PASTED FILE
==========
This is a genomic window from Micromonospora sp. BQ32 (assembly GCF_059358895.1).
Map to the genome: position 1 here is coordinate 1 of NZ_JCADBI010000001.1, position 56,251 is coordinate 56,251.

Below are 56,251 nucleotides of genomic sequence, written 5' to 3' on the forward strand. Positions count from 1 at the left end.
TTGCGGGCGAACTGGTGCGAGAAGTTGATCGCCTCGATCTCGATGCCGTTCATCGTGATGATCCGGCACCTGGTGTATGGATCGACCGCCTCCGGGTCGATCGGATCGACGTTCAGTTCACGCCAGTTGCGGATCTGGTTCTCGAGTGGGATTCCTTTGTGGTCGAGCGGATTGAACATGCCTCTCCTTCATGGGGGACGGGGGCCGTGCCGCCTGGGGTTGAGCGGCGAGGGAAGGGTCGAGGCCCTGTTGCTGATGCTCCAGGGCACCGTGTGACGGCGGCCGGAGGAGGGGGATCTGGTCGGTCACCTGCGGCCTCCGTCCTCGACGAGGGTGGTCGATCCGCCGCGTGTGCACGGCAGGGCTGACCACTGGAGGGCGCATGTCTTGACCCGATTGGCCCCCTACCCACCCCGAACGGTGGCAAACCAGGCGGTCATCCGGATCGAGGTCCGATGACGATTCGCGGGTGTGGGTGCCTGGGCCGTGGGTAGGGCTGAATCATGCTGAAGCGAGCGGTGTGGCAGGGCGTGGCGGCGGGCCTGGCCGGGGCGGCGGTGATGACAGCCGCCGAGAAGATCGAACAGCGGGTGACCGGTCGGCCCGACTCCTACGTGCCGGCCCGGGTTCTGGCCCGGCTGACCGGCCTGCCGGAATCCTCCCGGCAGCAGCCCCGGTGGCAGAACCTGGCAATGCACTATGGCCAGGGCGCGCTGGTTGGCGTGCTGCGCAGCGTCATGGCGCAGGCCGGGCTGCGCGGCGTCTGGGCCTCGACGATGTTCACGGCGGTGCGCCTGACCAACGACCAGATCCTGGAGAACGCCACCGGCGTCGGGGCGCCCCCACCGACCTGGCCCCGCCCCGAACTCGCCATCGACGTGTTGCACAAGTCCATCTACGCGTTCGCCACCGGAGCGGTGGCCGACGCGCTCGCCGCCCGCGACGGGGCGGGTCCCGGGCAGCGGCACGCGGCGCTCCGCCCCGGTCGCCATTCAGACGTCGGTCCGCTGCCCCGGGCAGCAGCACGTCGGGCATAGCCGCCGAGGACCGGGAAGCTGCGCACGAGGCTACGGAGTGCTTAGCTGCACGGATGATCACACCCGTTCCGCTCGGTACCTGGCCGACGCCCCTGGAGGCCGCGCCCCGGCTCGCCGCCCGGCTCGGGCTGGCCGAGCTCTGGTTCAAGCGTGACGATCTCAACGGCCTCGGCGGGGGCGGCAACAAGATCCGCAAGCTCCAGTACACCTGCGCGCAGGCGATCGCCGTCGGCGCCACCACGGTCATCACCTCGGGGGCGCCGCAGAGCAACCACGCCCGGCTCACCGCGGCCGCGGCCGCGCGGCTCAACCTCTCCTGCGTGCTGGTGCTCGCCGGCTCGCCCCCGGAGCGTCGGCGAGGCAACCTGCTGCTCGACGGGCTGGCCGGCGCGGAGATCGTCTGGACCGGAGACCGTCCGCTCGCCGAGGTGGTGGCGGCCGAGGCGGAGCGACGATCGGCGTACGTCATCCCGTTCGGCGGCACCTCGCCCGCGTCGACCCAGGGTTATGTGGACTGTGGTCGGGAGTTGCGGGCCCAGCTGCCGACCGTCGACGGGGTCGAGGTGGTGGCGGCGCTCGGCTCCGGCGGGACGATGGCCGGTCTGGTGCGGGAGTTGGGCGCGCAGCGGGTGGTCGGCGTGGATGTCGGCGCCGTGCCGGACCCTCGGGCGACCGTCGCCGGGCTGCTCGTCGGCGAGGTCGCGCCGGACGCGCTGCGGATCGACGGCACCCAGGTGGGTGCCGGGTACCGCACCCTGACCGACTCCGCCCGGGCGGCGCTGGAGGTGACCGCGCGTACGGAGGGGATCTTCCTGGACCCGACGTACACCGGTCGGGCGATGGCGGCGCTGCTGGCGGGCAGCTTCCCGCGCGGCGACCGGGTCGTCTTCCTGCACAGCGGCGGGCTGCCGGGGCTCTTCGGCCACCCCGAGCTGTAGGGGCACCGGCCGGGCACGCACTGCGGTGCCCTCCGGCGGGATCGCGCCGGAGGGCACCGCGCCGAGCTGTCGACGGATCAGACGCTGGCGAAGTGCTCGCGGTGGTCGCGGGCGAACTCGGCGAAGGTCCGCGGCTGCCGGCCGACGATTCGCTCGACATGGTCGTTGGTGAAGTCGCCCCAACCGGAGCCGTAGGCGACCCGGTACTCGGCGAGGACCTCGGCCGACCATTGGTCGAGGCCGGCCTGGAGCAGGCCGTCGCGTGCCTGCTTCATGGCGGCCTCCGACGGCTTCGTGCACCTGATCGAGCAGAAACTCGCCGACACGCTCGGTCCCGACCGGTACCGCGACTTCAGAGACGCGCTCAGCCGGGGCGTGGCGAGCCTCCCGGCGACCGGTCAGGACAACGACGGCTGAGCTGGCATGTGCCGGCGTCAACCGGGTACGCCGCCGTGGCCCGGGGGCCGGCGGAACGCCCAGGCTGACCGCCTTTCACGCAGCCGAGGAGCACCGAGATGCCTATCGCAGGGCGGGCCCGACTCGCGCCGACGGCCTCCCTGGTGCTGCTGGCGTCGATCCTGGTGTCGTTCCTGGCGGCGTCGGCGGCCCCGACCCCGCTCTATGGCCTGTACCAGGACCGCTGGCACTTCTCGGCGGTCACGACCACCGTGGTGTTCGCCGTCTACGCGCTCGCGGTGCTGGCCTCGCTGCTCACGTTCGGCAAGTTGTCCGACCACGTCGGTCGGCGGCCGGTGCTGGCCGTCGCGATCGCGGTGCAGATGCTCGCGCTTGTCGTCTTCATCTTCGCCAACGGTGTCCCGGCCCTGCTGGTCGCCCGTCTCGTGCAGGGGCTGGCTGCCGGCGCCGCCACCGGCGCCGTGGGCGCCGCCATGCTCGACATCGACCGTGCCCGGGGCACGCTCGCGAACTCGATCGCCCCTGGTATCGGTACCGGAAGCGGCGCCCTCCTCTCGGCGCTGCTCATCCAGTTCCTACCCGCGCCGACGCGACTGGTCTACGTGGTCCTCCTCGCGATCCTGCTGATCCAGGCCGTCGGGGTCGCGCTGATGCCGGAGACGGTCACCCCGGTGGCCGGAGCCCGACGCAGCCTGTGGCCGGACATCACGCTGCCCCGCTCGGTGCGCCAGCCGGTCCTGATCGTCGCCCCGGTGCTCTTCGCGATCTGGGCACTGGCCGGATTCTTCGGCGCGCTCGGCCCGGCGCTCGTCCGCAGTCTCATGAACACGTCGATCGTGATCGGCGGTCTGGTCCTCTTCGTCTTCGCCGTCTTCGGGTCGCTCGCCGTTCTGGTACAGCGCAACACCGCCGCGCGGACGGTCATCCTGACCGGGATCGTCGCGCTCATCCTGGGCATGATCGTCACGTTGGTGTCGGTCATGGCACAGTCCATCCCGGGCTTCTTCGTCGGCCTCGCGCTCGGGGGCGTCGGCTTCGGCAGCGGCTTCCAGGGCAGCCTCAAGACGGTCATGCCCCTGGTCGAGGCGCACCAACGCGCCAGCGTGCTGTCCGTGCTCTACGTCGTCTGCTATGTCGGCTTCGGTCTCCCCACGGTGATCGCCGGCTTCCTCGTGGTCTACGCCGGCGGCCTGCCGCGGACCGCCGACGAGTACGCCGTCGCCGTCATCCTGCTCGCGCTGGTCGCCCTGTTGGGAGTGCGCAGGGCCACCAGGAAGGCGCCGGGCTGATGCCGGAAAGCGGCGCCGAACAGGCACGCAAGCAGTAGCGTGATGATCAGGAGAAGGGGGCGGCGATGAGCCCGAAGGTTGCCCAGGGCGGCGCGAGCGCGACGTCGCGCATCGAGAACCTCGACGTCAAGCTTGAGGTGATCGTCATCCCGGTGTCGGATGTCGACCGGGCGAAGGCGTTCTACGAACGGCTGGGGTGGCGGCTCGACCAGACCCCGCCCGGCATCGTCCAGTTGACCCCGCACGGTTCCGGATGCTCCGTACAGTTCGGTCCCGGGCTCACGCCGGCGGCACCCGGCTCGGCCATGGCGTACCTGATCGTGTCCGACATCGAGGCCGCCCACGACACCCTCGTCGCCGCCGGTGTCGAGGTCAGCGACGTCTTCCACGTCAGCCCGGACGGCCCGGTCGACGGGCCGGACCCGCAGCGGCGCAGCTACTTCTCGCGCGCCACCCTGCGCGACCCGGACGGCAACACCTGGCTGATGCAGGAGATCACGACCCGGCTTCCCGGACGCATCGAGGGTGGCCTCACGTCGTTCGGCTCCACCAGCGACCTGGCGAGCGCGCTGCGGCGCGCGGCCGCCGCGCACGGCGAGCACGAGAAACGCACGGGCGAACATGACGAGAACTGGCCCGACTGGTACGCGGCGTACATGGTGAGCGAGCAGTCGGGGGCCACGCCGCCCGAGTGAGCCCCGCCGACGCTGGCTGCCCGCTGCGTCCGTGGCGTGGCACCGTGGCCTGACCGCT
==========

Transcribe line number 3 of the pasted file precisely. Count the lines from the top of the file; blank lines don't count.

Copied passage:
Below are 56,251 nucleotides of genomic sequence, written 5' to 3' on the forward strand. Positions count from 1 at the left end.